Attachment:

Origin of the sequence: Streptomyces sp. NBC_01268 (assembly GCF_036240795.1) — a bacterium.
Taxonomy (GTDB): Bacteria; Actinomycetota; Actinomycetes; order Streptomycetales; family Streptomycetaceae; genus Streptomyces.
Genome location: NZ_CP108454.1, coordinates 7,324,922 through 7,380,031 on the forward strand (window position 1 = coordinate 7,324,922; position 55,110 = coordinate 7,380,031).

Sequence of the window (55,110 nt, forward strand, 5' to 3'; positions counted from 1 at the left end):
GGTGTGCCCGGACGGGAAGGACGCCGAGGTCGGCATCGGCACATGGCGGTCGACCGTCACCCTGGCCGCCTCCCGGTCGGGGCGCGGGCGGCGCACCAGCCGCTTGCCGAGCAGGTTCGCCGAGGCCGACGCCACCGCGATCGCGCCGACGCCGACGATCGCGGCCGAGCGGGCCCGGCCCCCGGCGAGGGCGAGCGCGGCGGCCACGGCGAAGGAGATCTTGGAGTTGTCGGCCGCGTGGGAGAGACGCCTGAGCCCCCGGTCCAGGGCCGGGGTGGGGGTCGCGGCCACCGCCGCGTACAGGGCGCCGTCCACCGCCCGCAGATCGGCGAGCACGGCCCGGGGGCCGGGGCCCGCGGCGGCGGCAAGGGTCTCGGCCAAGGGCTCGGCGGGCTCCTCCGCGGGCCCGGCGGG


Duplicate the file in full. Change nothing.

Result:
Origin of the sequence: Streptomyces sp. NBC_01268 (assembly GCF_036240795.1) — a bacterium.
Taxonomy (GTDB): Bacteria; Actinomycetota; Actinomycetes; order Streptomycetales; family Streptomycetaceae; genus Streptomyces.
Genome location: NZ_CP108454.1, coordinates 7,324,922 through 7,380,031 on the forward strand (window position 1 = coordinate 7,324,922; position 55,110 = coordinate 7,380,031).

Sequence of the window (55,110 nt, forward strand, 5' to 3'; positions counted from 1 at the left end):
GGTGTGCCCGGACGGGAAGGACGCCGAGGTCGGCATCGGCACATGGCGGTCGACCGTCACCCTGGCCGCCTCCCGGTCGGGGCGCGGGCGGCGCACCAGCCGCTTGCCGAGCAGGTTCGCCGAGGCCGACGCCACCGCGATCGCGCCGACGCCGACGATCGCGGCCGAGCGGGCCCGGCCCCCGGCGAGGGCGAGCGCGGCGGCCACGGCGAAGGAGATCTTGGAGTTGTCGGCCGCGTGGGAGAGACGCCTGAGCCCCCGGTCCAGGGCCGGGGTGGGGGTCGCGGCCACCGCCGCGTACAGGGCGCCGTCCACCGCCCGCAGATCGGCGAGCACGGCCCGGGGGCCGGGGCCCGCGGCGGCGGCAAGGGTCTCGGCCAAGGGCTCGGCGGGCTCCTCCGCGGGCCCGGCGGG